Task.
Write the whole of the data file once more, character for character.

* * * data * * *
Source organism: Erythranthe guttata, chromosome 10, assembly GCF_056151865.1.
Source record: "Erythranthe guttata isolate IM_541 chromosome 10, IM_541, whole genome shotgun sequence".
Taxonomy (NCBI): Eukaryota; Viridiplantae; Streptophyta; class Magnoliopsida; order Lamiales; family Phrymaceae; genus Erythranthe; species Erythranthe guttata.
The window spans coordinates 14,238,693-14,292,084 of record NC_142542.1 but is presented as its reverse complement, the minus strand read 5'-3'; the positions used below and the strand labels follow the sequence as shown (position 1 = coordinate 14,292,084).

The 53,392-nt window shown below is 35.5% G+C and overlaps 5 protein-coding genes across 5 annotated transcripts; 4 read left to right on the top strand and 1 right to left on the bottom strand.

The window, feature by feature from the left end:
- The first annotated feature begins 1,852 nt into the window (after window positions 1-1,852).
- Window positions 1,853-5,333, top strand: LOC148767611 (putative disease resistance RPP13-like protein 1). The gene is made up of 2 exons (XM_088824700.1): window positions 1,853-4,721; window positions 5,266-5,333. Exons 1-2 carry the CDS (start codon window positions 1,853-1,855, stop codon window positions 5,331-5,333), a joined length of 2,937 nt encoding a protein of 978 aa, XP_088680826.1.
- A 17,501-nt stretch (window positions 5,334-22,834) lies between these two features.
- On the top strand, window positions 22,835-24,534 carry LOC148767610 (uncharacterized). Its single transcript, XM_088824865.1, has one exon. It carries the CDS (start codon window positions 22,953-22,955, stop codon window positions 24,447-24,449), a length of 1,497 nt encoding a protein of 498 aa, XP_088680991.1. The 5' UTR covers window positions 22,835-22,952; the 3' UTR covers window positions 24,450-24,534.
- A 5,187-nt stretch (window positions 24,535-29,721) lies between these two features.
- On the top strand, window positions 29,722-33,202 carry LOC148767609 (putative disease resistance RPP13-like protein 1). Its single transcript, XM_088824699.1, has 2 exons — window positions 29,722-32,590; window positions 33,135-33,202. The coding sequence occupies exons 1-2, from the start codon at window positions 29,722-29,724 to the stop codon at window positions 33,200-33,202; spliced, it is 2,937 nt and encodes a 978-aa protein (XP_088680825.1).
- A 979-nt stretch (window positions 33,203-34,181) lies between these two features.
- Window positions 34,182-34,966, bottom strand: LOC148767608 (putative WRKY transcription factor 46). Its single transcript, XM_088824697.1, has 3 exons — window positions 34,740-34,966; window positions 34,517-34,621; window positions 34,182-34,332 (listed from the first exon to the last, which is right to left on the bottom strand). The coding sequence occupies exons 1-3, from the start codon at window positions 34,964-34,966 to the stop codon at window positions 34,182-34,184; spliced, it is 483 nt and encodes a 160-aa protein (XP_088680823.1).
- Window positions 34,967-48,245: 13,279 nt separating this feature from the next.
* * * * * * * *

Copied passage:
Source organism: Erythranthe guttata, chromosome 10, assembly GCF_056151865.1.
Source record: "Erythranthe guttata isolate IM_541 chromosome 10, IM_541, whole genome shotgun sequence".
Taxonomy (NCBI): Eukaryota; Viridiplantae; Streptophyta; class Magnoliopsida; order Lamiales; family Phrymaceae; genus Erythranthe; species Erythranthe guttata.
The window spans coordinates 14,238,693-14,292,084 of record NC_142542.1 but is presented as its reverse complement, the minus strand read 5'-3'; the positions used below and the strand labels follow the sequence as shown (position 1 = coordinate 14,292,084).

The 53,392-nt window shown below is 35.5% G+C and overlaps 5 protein-coding genes across 5 annotated transcripts; 4 read left to right on the top strand and 1 right to left on the bottom strand.

The window, feature by feature from the left end:
- The first annotated feature begins 1,852 nt into the window (after window positions 1-1,852).
- Window positions 1,853-5,333, top strand: LOC148767611 (putative disease resistance RPP13-like protein 1). The gene is made up of 2 exons (XM_088824700.1): window positions 1,853-4,721; window positions 5,266-5,333. Exons 1-2 carry the CDS (start codon window positions 1,853-1,855, stop codon window positions 5,331-5,333), a joined length of 2,937 nt encoding a protein of 978 aa, XP_088680826.1.
- A 17,501-nt stretch (window positions 5,334-22,834) lies between these two features.
- On the top strand, window positions 22,835-24,534 carry LOC148767610 (uncharacterized). Its single transcript, XM_088824865.1, has one exon. It carries the CDS (start codon window positions 22,953-22,955, stop codon window positions 24,447-24,449), a length of 1,497 nt encoding a protein of 498 aa, XP_088680991.1. The 5' UTR covers window positions 22,835-22,952; the 3' UTR covers window positions 24,450-24,534.
- A 5,187-nt stretch (window positions 24,535-29,721) lies between these two features.
- On the top strand, window positions 29,722-33,202 carry LOC148767609 (putative disease resistance RPP13-like protein 1). Its single transcript, XM_088824699.1, has 2 exons — window positions 29,722-32,590; window positions 33,135-33,202. The coding sequence occupies exons 1-2, from the start codon at window positions 29,722-29,724 to the stop codon at window positions 33,200-33,202; spliced, it is 2,937 nt and encodes a 978-aa protein (XP_088680825.1).
- A 979-nt stretch (window positions 33,203-34,181) lies between these two features.
- Window positions 34,182-34,966, bottom strand: LOC148767608 (putative WRKY transcription factor 46). Its single transcript, XM_088824697.1, has 3 exons — window positions 34,740-34,966; window positions 34,517-34,621; window positions 34,182-34,332 (listed from the first exon to the last, which is right to left on the bottom strand). The coding sequence occupies exons 1-3, from the start codon at window positions 34,964-34,966 to the stop codon at window positions 34,182-34,184; spliced, it is 483 nt and encodes a 160-aa protein (XP_088680823.1).
- Window positions 34,967-48,245: 13,279 nt separating this feature from the next.